The recent shooting spree against U.S. Democratic Congresswoman Gabriel Giffords of Arizona shocked the political world, a world already riddled with very little compromise and reliable uncertainty. Giffords has been heralded as a positive advocate for her constituents, a fighter who narrowly wins her district in a conservative-leaning state. When Giffords was shot in the head by a shooter described by both Republicans and Democrats as characteristically “unstable,” she was participating in what many news reports detailed as Giffords doing what she loved best, which is communicating with the public in a town hall style meeting.
Reaction to the shooting, although, will provide much insight as to how we define the relationship between Congressional members, as well as state and local leadership, and their constituents. Shaping that relationship will be mainstream and social media. The rate to which information is now passed around and consumed is tremendous. Several writers immediately jumped at the chance to exploit party lines after the Arizona shooting in an effort to place blame on the Tea Party and conservatives who oppose the controversial, national health care package. Giffords supported Obamacare.
According to The Washington Examiner, “In the hours after the attack, little was known about (Jared Lee) Loughner beyond some bizarre and largely incomprehensible YouTube postings that, if anything, suggested he was mentally ill. Yet the network (CNN) that had shown such caution in discussing the Ft. Hood shootings openly discussed the possibility that Loughner was inspired to violence by…Sarah Palin. Although there is no evidence that Loughner was in any way influenced by Palin, CNN was filled with speculation about the former Alaska governor.”
The Examiner article concludes, comparing the Loughner shooting to the Maj. Nidal Hasan Ft. Hood shooting spree that happened on Nov. 5, 2009: “Other media outlets were also filled with speculation about the attacks and the pronouncements on the state of American political rhetoric.”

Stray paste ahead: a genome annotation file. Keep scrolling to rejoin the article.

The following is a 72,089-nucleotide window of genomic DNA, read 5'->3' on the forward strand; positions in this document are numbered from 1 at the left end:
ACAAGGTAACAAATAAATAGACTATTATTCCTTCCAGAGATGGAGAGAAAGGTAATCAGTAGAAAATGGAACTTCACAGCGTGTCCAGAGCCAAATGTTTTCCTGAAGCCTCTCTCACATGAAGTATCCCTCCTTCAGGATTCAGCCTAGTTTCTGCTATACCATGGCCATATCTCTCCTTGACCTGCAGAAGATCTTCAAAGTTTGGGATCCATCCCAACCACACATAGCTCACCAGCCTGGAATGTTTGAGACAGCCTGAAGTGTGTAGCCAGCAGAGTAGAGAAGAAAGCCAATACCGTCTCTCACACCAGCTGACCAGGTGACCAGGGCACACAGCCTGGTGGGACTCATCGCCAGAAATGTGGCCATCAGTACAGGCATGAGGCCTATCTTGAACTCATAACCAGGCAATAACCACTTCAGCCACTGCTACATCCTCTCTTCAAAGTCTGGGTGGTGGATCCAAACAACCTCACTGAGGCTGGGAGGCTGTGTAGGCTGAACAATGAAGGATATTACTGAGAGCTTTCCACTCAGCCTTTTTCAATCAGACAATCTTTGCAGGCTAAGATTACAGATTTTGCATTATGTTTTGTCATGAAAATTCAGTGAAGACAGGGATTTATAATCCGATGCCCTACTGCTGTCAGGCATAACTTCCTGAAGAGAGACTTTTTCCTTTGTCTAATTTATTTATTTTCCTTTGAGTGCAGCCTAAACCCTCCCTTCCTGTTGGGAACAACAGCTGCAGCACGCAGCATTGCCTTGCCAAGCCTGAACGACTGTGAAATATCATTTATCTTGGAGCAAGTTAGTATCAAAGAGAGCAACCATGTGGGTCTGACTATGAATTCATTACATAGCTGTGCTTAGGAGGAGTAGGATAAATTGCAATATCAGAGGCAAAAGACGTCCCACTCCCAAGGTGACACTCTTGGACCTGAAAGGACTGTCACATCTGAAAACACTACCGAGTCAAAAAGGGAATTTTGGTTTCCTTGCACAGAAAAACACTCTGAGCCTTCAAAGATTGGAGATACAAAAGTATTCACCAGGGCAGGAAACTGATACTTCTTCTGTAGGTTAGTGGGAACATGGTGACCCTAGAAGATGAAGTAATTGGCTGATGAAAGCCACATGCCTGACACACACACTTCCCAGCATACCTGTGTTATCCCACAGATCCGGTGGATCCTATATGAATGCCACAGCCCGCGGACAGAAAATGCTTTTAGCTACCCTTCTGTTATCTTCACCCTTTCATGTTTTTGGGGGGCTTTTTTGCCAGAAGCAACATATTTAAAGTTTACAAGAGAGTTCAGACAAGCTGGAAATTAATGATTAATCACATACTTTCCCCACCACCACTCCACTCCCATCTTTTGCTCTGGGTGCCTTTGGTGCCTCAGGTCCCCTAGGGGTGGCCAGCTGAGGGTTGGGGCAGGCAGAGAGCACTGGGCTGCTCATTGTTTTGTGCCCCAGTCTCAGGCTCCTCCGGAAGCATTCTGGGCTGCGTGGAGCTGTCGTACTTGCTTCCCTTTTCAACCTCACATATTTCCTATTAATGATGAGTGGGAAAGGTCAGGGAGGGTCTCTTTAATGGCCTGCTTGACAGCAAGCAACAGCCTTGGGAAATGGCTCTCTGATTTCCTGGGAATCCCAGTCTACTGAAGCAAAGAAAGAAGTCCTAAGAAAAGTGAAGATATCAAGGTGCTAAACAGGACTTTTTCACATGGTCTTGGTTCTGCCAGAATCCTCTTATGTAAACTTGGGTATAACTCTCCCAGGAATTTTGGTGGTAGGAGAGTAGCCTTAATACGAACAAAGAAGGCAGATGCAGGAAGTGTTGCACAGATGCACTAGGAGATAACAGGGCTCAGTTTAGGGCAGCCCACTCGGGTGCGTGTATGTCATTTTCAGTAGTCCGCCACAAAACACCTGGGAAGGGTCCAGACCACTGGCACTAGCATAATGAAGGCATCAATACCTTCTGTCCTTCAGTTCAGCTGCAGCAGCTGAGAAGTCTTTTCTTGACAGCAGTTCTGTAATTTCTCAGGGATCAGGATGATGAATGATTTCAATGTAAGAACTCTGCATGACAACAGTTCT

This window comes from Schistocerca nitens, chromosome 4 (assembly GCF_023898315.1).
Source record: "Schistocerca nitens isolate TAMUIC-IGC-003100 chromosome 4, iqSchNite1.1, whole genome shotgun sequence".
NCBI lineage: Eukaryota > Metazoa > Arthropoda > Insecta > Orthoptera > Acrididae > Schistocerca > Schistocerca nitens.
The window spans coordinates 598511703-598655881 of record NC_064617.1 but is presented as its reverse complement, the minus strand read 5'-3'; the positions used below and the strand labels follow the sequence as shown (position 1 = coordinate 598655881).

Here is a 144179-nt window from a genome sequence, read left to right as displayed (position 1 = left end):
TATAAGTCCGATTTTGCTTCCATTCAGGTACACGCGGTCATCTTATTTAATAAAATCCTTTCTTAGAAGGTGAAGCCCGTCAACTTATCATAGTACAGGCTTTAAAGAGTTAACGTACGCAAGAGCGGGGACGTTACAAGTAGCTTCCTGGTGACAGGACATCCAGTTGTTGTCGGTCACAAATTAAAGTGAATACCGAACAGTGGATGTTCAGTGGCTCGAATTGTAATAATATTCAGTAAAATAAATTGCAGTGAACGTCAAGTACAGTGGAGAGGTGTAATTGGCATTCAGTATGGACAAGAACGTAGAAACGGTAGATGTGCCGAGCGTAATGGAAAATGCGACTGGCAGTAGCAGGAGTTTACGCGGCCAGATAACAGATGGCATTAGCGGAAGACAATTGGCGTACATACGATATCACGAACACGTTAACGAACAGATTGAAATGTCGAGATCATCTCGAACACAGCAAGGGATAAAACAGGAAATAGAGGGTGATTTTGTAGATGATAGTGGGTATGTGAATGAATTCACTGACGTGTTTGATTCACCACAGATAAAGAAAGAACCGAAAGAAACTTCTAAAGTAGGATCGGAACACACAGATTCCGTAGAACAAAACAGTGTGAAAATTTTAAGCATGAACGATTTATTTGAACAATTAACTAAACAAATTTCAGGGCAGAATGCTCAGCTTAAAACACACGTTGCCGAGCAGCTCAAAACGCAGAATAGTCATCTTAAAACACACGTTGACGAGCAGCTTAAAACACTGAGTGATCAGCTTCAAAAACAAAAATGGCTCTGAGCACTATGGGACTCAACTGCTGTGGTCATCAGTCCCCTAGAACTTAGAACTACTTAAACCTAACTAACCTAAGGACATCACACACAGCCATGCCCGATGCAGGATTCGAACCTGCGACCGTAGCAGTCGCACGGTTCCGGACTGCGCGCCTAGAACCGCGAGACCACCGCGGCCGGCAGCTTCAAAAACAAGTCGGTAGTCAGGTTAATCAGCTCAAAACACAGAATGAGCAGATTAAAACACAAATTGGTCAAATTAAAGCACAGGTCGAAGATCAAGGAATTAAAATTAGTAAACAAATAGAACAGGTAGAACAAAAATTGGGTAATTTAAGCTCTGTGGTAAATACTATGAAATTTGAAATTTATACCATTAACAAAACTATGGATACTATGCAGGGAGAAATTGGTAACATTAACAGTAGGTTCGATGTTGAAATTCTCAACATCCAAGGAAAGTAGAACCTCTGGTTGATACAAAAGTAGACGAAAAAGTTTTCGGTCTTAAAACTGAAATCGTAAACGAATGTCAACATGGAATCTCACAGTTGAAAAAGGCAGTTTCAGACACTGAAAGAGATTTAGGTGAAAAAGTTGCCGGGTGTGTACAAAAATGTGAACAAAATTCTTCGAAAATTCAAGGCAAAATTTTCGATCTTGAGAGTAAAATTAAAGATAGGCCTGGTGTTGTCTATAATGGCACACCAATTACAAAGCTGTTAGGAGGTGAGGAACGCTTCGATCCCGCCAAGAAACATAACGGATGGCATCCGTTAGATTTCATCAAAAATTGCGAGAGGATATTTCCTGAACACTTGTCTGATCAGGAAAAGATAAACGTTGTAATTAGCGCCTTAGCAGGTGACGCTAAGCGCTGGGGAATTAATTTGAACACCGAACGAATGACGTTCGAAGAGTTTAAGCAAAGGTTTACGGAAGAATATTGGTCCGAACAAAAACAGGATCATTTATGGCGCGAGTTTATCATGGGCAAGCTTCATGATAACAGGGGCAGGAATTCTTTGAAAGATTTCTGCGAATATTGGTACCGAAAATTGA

Speculation pointed fingers to a target list of representatives who favored President Obama’s health care initiative that Palin had developed. The list was turned into a map that had crosshairs on the US districts where they represented. Palin’s graphic was just that, a graphic, not a literal hit list.
This action is tremendously saddening – six others, including a federal judge and nine-year old girl, were killed. Knowing that a person who sacrificed her life to advance what she thought was best for America and who continued to be fearless in spite of previous threats, is highly exemplary of Giffords’ willingness to fight for freedom.
The facts are a Congresswoman is in critical condition, six people were killed and it was an attack on liberty. Unfortunately, this type of attack is not new. As the 112th Congress is underway, new leadership is in place and the balance of power has changed in the state Legislature. Elected officials are working for the people; they are standing up for what they believe. This is neither a time for the public to stop standing up for what they want, nor representatives to back down from people who try to plant the seed of fear.
Constituents need to talk to their representation. Increasing federal and state security for every representative would be costly, costly in terms of a hefty price tag and decreasing communication vital to liberty.
Jana Benscoter is Managing Editor and Reporter at the Civitas Institute in Raleigh (nccivitas.org)